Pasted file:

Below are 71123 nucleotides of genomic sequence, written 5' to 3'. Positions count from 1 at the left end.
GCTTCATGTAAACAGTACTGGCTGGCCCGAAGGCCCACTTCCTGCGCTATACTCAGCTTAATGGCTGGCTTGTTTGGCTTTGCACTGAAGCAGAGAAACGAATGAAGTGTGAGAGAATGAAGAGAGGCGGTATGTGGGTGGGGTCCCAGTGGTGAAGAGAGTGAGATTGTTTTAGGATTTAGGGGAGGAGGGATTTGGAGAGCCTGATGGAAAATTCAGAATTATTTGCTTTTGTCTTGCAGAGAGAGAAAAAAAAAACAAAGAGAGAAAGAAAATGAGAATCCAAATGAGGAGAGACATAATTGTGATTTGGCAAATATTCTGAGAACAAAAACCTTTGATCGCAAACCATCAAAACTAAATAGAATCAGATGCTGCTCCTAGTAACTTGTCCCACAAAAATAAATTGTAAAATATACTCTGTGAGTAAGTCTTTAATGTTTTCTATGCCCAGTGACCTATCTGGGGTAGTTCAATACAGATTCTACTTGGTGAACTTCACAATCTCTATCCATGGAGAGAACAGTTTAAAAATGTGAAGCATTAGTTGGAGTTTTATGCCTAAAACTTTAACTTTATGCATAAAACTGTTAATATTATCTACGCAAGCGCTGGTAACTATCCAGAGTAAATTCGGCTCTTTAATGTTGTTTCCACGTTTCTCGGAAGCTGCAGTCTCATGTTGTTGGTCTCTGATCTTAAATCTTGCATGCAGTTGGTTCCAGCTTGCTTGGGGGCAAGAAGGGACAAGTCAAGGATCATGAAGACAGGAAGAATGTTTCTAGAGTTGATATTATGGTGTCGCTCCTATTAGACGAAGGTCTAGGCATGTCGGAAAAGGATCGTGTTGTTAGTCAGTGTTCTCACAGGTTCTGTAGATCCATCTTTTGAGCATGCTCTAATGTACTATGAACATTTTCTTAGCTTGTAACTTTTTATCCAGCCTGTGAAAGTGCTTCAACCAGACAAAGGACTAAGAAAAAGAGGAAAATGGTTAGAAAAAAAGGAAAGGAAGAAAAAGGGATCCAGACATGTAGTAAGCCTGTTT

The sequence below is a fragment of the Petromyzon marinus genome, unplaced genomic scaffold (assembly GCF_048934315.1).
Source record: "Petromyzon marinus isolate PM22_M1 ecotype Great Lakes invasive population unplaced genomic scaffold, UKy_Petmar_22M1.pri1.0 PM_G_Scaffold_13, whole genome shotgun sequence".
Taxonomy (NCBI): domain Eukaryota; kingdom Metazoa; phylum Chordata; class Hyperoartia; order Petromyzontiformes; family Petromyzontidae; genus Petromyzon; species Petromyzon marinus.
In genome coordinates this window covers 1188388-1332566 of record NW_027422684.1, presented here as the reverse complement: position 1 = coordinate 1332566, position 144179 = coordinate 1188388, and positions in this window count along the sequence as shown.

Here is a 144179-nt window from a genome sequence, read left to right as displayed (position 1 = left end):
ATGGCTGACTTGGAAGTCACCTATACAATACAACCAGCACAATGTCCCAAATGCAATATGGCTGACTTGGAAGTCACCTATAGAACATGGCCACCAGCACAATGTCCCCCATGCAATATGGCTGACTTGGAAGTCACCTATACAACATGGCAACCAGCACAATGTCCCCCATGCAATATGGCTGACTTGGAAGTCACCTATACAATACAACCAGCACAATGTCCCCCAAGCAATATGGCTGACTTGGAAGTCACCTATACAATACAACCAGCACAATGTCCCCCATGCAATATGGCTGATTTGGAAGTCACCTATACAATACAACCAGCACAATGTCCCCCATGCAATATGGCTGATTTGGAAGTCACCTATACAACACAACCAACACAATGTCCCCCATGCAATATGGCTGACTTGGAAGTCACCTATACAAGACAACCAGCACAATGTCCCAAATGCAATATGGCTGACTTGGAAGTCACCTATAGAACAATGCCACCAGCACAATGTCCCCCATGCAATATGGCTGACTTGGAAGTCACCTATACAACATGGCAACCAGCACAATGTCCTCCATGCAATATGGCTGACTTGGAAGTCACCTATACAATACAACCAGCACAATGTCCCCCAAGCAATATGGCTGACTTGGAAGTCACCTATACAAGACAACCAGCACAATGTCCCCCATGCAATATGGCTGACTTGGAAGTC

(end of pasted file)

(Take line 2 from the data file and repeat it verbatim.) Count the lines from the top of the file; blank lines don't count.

GCTTCATGTAAACAGTACTGGCTGGCCCGAAGGCCCACTTCCTGCGCTATACTCAGCTTAATGGCTGGCTTGTTTGGCTTTGCACTGAAGCAGAGAAACGAATGAAGTGTGAGAGAATGAAGAGAGGCGGTATGTGGGTGGGGTCCCAGTGGTGAAGAGAGTGAGATTGTTTTAGGATTTAGGGGAGGAGGGATTTGGAGAGCCTGATGGAAAATTCAGAATTATTTGCTTTTGTCTTGCAGAGAGAGAAAAAAAAAACAAAGAGAGAAAGAAAATGAGAATCCAAATGAGGAGAGACATAATTGTGATTTGGCAAATATTCTGAGAACAAAAACCTTTGATCGCAAACCATCAAAACTAAATAGAATCAGATGCTGCTCCTAGTAACTTGTCCCACAAAAATAAATTGTAAAATATACTCTGTGAGTAAGTCTTTAATGTTTTCTATGCCCAGTGACCTATCTGGGGTAGTTCAATACAGATTCTACTTGGTGAACTTCACAATCTCTATCCATGGAGAGAACAGTTTAAAAATGTGAAGCATTAGTTGGAGTTTTATGCCTAAAACTTTAACTTTATGCATAAAACTGTTAATATTATCTACGCAAGCGCTGGTAACTATCCAGAGTAAATTCGGCTCTTTAATGTTGTTTCCACGTTTCTCGGAAGCTGCAGTCTCATGTTGTTGGTCTCTGATCTTAAATCTTGCATGCAGTTGGTTCCAGCTTGCTTGGGGGCAAGAAGGGACAAGTCAAGGATCATGAAGACAGGAAGAATGTTTCTAGAGTTGATATTATGGTGTCGCTCCTATTAGACGAAGGTCTAGGCATGTCGGAAAAGGATCGTGTTGTTAGTCAGTGTTCTCACAGGTTCTGTAGATCCATCTTTTGAGCATGCTCTAATGTACTATGAACATTTTCTTAGCTTGTAACTTTTTATCCAGCCTGTGAAAGTGCTTCAACCAGACAAAGGACTAAGAAAAAGAGGAAAATGGTTAGAAAAAAAGGAAAGGAAGAAAAAGGGATCCAGACATGTAGTAAGCCTGTTT